Go hard or go home. You hear people say this, but we never mean much by it. Usually we just go medium. We go medium because hard or home are never our only options.
A year ago I was cycling through the heart of Deutschland. Such long solo cycles give you a lot of time to yourself, and I had many thoughts during my time spent pedalling through her small towns. Quite often these thoughts were simply just a ‘I know what you did… I know…’ Starting a trip through Germany with a visit to Auschwitz unfortunately has this effect. But the thought, or idea even, that stuck with me most was the one that’s coming to fruition now. The idea that the next summer I should go to Italy. Go to Italy and cycle the pants off it in an attempt to learn it’s food and language.
Now I’m in Italy and it’s strange looking back, imagining that boy in Germany and the dream that followed him as he rode himself home. Across the year I’ve watched that dream grow from its infancy to its now imminent beginnings, and one feels something so wonderful and odd watching a big idea begin to become a reality. In particular what I find so astounding is this uniquely human ability to concieve of something in the plane of immagination and bring it to the world in physical form. It’s a subject that there are probably many philosophy books about, books that ask questions about where reality really starts, where objects are first created, and thus question how the borders of the physical realm can truly be defined. However I think even this paragraph has perhaps dwelled on the subject for too long already, and I wouldn’t recomend reading one of these books. They are probably gay.
Back to the dream, what did I ever hope to achieve from it? This is the question that begins to riddle me as it starts to take its physical form. The obvious answers can be instantly found; I left because I wanted to learn how to cook, I wanted to go cycling, I wanted to meet new people, I wanted to create a story. But I could read cookbooks in London, I could go cycling to English festivals, and I was meeting Italians in London almost more easily than I am here. While I know I will inevitably have some fantastic times on this trip, I will only have these at the expense of never having a bed, never having a house, never having the comfort or safety of family, friends, or even any degree of regularity in the faces I’m met by. Judging by my previous experiences of living rough, these times will be shit. And more so they will always remain unneccessary; I have a fantastic life in London (with a bed and everything). As this trip looms closer, I can’t help but feel like I have this very glamourised opinion of Italy and the way I will be treated. Indeed most Italians here think my plan is ridiculous, to the point where I often don’t even tell people about it anymore. Though on one hand it has been brilliant to see my fantasy start to turn reality, it’s simultaneously frightening waiting to see how different it may turn out to be.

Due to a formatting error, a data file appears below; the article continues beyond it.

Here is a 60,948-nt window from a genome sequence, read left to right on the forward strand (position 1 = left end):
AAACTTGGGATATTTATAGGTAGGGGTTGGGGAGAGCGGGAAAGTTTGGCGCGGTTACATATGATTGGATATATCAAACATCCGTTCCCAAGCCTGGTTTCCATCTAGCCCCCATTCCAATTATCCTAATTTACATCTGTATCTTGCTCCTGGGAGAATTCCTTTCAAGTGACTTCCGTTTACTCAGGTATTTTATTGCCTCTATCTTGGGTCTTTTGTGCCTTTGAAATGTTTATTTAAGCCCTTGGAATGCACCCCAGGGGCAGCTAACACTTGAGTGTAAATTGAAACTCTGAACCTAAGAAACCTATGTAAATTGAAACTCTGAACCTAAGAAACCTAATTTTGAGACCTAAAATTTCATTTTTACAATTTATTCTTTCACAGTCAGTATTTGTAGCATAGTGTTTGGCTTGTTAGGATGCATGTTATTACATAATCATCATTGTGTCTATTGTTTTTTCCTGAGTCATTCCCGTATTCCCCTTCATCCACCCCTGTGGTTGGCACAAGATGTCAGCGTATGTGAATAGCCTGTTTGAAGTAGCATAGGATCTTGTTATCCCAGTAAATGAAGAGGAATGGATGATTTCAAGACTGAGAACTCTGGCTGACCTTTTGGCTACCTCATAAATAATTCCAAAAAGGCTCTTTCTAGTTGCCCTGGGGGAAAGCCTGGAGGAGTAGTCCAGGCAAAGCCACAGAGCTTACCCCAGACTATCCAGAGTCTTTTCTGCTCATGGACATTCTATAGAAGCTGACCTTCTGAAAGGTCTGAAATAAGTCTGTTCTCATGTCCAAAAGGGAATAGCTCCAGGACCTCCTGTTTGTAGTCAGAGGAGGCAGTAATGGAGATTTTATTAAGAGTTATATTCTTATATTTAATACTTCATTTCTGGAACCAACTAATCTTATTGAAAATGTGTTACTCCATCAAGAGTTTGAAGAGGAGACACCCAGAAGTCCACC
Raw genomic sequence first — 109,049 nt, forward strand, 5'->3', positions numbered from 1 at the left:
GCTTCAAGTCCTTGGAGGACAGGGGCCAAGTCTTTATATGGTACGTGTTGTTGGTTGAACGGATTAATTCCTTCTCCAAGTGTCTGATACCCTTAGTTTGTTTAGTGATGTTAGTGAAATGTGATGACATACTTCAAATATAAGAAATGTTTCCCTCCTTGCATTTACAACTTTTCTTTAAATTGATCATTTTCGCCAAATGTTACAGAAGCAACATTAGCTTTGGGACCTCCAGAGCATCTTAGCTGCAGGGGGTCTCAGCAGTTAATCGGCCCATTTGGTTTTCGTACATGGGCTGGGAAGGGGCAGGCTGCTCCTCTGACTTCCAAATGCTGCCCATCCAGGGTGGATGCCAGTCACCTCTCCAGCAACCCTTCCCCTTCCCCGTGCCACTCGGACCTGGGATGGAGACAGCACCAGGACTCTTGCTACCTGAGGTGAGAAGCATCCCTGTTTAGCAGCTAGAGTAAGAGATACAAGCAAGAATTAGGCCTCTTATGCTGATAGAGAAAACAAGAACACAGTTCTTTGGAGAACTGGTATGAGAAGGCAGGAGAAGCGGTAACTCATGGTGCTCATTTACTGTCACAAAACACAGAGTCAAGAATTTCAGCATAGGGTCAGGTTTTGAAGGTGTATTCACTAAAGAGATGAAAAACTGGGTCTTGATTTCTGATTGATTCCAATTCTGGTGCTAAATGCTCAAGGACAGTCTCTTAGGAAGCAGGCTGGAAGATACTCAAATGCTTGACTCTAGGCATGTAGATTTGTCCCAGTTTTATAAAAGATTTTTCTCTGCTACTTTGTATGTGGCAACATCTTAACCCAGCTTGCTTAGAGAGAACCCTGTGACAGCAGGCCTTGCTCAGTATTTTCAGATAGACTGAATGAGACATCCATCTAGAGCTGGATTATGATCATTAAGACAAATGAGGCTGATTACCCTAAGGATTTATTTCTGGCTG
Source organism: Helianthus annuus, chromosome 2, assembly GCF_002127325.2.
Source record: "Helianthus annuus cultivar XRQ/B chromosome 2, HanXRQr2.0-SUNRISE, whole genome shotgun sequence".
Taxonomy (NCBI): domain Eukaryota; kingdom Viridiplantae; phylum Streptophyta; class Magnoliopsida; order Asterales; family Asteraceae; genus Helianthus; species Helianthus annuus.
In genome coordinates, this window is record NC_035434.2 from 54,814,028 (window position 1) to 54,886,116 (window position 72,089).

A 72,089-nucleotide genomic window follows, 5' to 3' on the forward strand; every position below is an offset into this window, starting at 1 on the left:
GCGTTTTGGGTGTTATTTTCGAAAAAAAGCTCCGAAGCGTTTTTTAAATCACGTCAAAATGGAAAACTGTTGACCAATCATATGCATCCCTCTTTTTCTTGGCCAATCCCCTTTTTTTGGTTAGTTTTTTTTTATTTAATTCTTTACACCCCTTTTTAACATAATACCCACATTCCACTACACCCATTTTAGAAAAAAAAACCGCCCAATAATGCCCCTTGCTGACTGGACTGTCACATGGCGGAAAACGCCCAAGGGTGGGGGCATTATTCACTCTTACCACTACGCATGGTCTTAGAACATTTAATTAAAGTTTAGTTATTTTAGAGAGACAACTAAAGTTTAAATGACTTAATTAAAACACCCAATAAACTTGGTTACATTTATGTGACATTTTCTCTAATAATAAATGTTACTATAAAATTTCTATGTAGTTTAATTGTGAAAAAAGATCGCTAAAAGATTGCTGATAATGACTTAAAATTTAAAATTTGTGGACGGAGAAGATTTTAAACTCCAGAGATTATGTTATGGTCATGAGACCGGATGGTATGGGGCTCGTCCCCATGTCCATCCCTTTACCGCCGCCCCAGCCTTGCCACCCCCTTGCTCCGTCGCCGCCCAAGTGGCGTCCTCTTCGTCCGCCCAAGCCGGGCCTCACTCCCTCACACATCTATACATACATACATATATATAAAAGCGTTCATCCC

That’s where the go hard or go home comes in. It’s not a phrase I often think of because I’m not an idiot who says these kind of things, but for some reason it was one of the first thoughts that entered my mind as I started my cycle into Milan. And these words sudden carried weight for once; they were no longer just the words of a drunk jock vommiting all over his game of beer pong. There is no point of me being here – of living this life that I plan on living – unless I go hard, unless I push myself to places I never would’ve gone before. If not I won’t find the new experiences I’ve set out for, and if I’m not going to find new experiences then what’s the point of not having my bed in London? With this question in mind I’ve already been able to push myself to places I never would’ve gone before. I need to learn Italian and to do this I need to talk to people. So I’ve since forced myself to spend a few afternoons in the local park walking around and asking random strangers if they don’t mind speaking Italian with me for a while. Now I don’t know how this sounds to you, maybe easy, maybe a nightmare, but let me tell you if you think the former; it’s a lot more nervewracking than you might think. Especially when you can’t speak enough Italian to have a conversation. And if you think it’s not that hard and I’m making a fuss of it, well, when was the last time you just approached a complete stranger and asked to have a conversation knowing that you won’t understand anything they will say to you? Never? Exactly, f*ck you. People are finely tuned towards avoiding social embarassment. That’s why you might dance around your room on your own but you wouldn’t do it down the street, that’s why when you see that pretty boy/girl on the street you might like to talk to, you don’t try and start a conversation, that’s why when you are in another country you don’t just go up to people and ask them to speak Italian with you. Your body and mind has a complete kneejerk reaction to it. But in all these three situations what’s the worst that could happen? Nothing, and perhaps that’s what I’m trying to learn here; to overcome these little fears and do things which I’d never do. This doesn’t necessarily infer that I mean to spend my time in Italy dancing down the street, only stopping to speak to pretty girls in Italian, but… actually, upon rereading, that doesn’t sound too bad a life.
As much as the cooking, the cycling, and the story, I’m coming to realise that this dream is about forcing myself out of my comfort zone. Indeed, it’s about this because it relies on this. While I still don’t know how the reality will shape itself, there is now at least one thing that is beginning to make itself clear; If I decide to go home, it’s because I couldn’t go hard.